POLI 227 Lecture 5: State Building and Challenges to Democracy

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27 Jul 2016
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state-building & challenges to democracy: 19:35
Democracy is key to modernization theory, sees it as moving forward and
dependency theory too.
How do we define democracy?
Procedural v. liberal v. substantive(they distinguish between each)
How do we measure democracy?
Why do some states become/ stay democratic while others do not
What are the main challenges to democracy?
To what extent does corruption threaten democracy
Defining democracy:
Procedural democracy- political system with free and faire elections
Electoral
Holds free and fair elections- election based definition
Issue of sufferage and voting/ os there universal or near universal sufferage
Regularly scheduled- limitations from some states that make the move to
democracy that doesn’t stick- it happens once than not again for 40 years.
Competitive political parties- sometimes only one party/ assuming a
competitive election happening.
Tripled 1974-2005: marginal progress in that way- some question, are some
of these states democracys or semi-democracies
Semi-democracy: elections, but are there other attributes attributed to a
democratic state that are still missing.. because of this issue of having the
presence of elections and lack of other demographic values, we compare the
procedural to full(liberal) democracy)
Full(liberal democracy)- free and fair elections(common base)
And civil liberties and personal freedoms
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Depending on different definitions- they might highlight different freedoms
but in general it includes free speech, assembly, religion, media…
In addition to elections, they are seen as necessary to a liberal democracy…
some would add others
Free speech, assembly, religion, media
And rule of law, civilian command of armed forces, vigorous civil society
Nation governed by law rather than arbitrary decisions that a ruler might
make
Different ways to measure rule of law- presence of independent
judiciary/written code of law/checks and balances on leadership- law is
primary basis of government not arbitrary decisions
Command of armed forces: head of armed forces-differentiation to avoid
military dictatorship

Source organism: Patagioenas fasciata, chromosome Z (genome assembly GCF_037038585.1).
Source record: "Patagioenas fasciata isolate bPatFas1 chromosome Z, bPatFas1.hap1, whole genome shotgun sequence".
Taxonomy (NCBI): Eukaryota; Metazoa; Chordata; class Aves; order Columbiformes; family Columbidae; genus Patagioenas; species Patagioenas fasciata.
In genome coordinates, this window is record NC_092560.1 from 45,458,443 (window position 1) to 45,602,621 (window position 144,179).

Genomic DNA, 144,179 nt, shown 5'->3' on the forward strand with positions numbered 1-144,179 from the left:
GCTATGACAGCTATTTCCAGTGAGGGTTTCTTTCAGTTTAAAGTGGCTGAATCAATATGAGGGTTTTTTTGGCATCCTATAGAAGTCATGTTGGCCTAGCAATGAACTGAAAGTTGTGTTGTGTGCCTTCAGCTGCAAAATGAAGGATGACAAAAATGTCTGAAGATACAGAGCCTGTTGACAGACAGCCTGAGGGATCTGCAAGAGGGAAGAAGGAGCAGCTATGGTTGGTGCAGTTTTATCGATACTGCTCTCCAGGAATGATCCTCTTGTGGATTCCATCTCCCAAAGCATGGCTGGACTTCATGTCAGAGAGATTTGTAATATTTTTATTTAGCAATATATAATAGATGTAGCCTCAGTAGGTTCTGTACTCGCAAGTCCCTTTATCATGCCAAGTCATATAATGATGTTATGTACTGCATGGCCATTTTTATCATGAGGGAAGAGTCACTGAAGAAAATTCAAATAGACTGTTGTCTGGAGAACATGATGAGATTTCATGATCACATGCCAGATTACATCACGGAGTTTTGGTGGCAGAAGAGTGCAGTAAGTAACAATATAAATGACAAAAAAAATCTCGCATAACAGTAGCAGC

Civil society- means a lot of different things/ non-state actors that include
private sector NGO’s and other organized groups operating outside of the
state
Substansive democracy: all of the above and fair policy outcomes
Government should reflect responsiveness/ meaningful policy outcomes so
society has decreasing levels of inequality/ equal access to schooling and
healthcare, social justice
No great disparity between classes and attention to economic equality
A bit of an ideal, we do not speak to it a lot… held up as a goal in many
states
Democratic waves:
First wave(1828-1926)- US, Canada, Australia, New Zealand
Second wave(1943-1962)- retreat of European colonialism=electoral
democracies. During and right after world war 2 as colonial powers retreated
and the territories gained independence. In many of those states, we saw
the emergence of new electoral democracies.
But… resistors to democracy?
Monarchs(Saudi Arabia); one-man dictators(Uganda); military
dictatorships(Nigeria); single party(Kenya)
Varied by the state, some were quick to move to democracy
Domestically and internationally- many of these states, justifying
authoritarian rule for that preference for stability and rationalizing the lack of
democracy by saying moving to it would destablizie the region- that is how
they manage to stay in power/legitimate
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Playing the stability card against democracy.
Third wave(1980s-2011):end of cold war- E.Europe; S.Africa, S.Korea,
Philippines, Argentina, Brazil
Catalysts? End of cold war/ growing middle class, frustrations with
corruption, repression
More demands on government with growing middle class and increasing
frustrations, many people in the state refusing to stand wfor that or comply
with former kinds of repression
Transition to democracy:
Dem. Transition: initial process/ moving from an authoritarian to a
democratic government
Dem. Consolidation: democratic norms/ values accepted by politically
influential groups and in civil society. This kind of government in the rule of
law is seen as legitimate and long lasting. This relies on the compliance and
adoption of a number of sectors. Many states will start the transition process
and it doesn’t consolidate.
Business, labor ,military, religious groups, et.c
Transition without consolidation
Freedom house: based in Washington DC, trys to track transition and
consolidation across the state, they use:
Political rights and civil liberties
Different indicators for it, some are media based
Come out with global findings every year
Green is free countries(good with political rights and civil liberties), then you
have the yellow and 25% with the not free category
2014 lowest ratings: CAR, Somalia, equatorial guineau,
data sets are pretty good and one of the leading groups for trying to
measure and moniter democracy
What makes democracy stick?:
Social/economic modernization: different theorists will pull out different
indicators that say are the most important.
Free media/communications(cutright)
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